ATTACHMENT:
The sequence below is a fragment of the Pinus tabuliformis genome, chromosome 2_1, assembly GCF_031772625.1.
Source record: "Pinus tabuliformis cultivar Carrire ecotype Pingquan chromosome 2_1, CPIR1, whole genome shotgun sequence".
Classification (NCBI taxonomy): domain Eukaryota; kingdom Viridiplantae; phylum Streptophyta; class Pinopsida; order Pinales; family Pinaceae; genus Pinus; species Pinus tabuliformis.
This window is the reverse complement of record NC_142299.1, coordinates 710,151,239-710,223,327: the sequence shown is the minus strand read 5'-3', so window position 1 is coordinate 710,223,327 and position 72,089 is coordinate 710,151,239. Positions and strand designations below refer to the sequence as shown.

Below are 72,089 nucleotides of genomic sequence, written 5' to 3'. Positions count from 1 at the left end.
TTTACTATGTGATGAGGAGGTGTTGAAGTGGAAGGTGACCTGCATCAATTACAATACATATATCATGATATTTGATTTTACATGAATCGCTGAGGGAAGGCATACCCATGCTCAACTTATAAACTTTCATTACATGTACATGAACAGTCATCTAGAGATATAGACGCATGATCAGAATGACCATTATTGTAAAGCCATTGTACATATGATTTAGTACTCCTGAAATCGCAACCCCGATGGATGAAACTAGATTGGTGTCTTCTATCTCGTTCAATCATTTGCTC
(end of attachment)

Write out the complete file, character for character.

The sequence below is a fragment of the Pinus tabuliformis genome, chromosome 2_1, assembly GCF_031772625.1.
Source record: "Pinus tabuliformis cultivar Carrire ecotype Pingquan chromosome 2_1, CPIR1, whole genome shotgun sequence".
Classification (NCBI taxonomy): domain Eukaryota; kingdom Viridiplantae; phylum Streptophyta; class Pinopsida; order Pinales; family Pinaceae; genus Pinus; species Pinus tabuliformis.
This window is the reverse complement of record NC_142299.1, coordinates 710,151,239-710,223,327: the sequence shown is the minus strand read 5'-3', so window position 1 is coordinate 710,223,327 and position 72,089 is coordinate 710,151,239. Positions and strand designations below refer to the sequence as shown.

Below are 72,089 nucleotides of genomic sequence, written 5' to 3'. Positions count from 1 at the left end.
TTTACTATGTGATGAGGAGGTGTTGAAGTGGAAGGTGACCTGCATCAATTACAATACATATATCATGATATTTGATTTTACATGAATCGCTGAGGGAAGGCATACCCATGCTCAACTTATAAACTTTCATTACATGTACATGAACAGTCATCTAGAGATATAGACGCATGATCAGAATGACCATTATTGTAAAGCCATTGTACATATGATTTAGTACTCCTGAAATCGCAACCCCGATGGATGAAACTAGATTGGTGTCTTCTATCTCGTTCAATCATTTGCTC